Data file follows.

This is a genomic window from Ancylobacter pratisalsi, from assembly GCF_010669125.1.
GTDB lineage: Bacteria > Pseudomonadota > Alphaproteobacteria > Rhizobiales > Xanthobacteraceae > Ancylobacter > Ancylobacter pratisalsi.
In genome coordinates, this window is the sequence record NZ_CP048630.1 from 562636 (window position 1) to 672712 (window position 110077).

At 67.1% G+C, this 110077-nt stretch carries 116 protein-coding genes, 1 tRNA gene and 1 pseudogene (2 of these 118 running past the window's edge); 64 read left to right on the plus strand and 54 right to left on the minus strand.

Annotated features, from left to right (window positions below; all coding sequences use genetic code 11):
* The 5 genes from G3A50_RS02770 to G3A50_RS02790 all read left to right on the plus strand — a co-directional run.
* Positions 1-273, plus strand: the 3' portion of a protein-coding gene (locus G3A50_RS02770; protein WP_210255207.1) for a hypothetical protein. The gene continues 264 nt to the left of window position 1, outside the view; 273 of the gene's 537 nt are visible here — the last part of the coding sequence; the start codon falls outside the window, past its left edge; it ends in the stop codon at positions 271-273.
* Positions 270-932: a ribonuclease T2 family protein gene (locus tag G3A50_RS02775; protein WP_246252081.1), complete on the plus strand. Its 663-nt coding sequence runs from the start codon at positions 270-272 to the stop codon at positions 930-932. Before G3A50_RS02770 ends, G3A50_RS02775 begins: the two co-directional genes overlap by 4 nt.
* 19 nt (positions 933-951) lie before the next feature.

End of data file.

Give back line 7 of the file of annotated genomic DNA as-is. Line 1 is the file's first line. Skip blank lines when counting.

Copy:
* Positions 1-273, plus strand: the 3' portion of a protein-coding gene (locus G3A50_RS02770; protein WP_210255207.1) for a hypothetical protein. The gene continues 264 nt to the left of window position 1, outside the view; 273 of the gene's 537 nt are visible here — the last part of the coding sequence; the start codon falls outside the window, past its left edge; it ends in the stop codon at positions 271-273.